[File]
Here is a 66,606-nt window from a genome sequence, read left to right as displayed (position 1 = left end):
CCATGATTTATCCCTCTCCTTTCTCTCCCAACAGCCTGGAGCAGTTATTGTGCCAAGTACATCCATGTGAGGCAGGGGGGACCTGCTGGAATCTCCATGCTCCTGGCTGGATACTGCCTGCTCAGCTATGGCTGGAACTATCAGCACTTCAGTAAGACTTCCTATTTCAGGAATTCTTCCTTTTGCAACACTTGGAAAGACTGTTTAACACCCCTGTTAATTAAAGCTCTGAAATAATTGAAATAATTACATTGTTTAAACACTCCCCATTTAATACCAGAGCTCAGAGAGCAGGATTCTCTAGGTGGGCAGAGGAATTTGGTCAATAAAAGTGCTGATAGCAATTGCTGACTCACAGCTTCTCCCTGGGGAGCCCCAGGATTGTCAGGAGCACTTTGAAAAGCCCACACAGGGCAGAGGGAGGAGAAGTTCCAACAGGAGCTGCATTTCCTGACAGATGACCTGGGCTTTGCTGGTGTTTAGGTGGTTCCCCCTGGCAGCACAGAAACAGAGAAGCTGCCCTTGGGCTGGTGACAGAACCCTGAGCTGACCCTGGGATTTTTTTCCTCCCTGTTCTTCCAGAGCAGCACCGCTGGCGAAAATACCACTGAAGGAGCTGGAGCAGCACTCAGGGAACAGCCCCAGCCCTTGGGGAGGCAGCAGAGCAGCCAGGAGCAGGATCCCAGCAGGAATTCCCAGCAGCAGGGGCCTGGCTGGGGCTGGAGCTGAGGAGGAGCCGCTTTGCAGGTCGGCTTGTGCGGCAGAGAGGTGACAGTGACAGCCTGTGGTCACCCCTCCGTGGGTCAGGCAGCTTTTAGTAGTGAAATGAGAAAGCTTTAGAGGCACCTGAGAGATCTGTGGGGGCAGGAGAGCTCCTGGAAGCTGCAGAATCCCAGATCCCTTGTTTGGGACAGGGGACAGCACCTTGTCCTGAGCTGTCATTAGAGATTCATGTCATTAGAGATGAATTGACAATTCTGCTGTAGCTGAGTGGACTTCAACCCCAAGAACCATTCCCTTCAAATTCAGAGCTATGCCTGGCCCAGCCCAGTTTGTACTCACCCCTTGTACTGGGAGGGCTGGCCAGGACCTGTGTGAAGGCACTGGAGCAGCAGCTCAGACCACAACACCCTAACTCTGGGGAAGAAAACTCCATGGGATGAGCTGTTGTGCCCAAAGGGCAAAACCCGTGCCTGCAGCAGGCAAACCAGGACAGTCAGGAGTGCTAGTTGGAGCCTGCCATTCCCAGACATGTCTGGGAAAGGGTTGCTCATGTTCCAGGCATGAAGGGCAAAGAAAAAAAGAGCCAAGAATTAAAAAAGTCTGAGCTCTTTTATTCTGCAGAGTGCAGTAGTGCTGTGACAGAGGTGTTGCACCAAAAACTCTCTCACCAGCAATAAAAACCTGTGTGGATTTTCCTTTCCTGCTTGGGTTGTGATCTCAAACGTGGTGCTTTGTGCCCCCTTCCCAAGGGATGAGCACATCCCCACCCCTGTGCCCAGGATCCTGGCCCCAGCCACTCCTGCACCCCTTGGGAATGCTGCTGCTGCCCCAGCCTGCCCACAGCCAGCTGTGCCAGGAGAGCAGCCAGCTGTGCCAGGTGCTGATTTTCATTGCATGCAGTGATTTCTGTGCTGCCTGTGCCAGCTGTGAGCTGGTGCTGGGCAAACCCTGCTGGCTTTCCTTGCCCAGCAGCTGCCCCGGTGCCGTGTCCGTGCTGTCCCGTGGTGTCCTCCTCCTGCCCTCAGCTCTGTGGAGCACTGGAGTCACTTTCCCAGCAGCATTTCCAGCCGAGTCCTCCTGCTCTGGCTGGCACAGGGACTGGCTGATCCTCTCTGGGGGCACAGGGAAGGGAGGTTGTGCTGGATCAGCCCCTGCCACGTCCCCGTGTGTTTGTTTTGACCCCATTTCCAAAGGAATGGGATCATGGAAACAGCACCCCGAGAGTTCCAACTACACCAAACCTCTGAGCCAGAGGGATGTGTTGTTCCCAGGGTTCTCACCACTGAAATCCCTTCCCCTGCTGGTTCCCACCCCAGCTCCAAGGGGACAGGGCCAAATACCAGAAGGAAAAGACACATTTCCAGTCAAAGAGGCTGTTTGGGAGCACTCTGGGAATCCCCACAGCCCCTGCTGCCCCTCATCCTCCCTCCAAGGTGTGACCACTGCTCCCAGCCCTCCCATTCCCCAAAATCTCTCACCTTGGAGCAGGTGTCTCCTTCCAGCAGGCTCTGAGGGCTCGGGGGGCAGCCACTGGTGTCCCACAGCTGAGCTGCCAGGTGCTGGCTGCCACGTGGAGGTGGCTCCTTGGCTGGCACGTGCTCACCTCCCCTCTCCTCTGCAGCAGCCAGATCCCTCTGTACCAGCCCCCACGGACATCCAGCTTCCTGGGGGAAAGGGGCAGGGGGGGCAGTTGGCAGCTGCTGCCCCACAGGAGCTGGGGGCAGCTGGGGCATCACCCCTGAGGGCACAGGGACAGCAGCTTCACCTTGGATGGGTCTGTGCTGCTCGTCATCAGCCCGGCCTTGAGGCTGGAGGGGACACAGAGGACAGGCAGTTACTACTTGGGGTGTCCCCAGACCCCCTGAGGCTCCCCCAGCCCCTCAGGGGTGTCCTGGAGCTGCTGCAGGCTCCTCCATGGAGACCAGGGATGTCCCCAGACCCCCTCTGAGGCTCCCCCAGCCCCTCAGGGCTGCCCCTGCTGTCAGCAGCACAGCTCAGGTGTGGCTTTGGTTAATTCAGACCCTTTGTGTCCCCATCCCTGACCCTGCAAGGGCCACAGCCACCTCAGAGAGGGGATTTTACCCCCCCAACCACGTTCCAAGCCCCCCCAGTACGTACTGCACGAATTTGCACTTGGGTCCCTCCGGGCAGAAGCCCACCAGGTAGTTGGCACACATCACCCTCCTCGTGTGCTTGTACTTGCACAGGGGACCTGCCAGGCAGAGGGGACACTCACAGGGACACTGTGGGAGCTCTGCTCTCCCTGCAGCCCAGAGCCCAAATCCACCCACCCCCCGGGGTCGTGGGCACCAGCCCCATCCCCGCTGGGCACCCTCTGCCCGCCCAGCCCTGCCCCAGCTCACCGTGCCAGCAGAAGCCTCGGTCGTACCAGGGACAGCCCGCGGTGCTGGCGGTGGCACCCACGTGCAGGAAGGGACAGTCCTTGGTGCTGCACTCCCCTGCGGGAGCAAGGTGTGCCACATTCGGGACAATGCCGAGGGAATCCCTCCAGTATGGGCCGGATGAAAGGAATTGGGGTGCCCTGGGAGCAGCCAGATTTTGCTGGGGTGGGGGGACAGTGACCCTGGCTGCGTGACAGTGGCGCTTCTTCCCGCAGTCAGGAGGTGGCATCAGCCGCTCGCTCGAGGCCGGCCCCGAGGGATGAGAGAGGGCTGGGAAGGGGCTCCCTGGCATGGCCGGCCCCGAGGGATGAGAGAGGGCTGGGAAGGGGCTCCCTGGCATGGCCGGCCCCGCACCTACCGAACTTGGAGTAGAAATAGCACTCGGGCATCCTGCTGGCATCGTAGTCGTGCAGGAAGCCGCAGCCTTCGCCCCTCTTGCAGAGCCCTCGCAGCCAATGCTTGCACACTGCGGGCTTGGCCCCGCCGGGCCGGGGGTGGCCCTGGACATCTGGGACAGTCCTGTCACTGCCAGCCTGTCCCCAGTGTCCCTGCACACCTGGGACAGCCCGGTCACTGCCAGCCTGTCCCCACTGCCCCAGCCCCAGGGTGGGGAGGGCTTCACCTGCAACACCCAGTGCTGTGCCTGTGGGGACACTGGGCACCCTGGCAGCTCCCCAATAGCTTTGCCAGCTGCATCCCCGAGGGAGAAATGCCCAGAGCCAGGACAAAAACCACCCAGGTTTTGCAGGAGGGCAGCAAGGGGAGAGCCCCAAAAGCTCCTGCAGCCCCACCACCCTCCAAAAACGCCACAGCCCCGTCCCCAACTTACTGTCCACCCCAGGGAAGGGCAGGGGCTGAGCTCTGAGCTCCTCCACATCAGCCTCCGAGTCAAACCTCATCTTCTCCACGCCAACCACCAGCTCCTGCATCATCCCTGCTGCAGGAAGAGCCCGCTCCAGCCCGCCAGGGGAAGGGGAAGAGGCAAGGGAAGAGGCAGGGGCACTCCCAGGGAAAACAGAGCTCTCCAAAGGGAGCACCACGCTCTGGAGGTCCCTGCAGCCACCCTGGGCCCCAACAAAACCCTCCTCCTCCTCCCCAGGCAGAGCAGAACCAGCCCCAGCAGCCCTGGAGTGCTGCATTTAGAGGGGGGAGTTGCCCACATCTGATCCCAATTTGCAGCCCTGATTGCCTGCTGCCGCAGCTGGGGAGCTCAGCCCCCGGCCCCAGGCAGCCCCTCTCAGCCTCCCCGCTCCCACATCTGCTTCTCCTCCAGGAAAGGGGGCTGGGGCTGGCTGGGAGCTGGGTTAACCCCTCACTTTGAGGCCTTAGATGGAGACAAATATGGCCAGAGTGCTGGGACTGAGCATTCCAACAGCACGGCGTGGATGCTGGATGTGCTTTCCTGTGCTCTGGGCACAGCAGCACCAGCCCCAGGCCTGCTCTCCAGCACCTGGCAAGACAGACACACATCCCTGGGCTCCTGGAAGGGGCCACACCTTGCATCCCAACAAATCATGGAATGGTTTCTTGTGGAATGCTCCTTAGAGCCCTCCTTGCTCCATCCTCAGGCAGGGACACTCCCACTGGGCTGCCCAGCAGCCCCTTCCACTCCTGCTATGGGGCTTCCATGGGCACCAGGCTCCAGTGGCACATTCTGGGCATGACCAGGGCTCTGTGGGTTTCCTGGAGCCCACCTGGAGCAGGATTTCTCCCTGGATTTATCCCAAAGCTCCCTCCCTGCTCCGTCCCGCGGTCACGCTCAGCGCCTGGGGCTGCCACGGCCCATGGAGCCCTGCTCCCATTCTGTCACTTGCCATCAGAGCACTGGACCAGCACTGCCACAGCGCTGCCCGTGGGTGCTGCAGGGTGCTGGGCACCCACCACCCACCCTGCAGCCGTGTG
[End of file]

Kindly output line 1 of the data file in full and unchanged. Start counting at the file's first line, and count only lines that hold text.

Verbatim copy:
Here is a 66,606-nt window from a genome sequence, read left to right as displayed (position 1 = left end):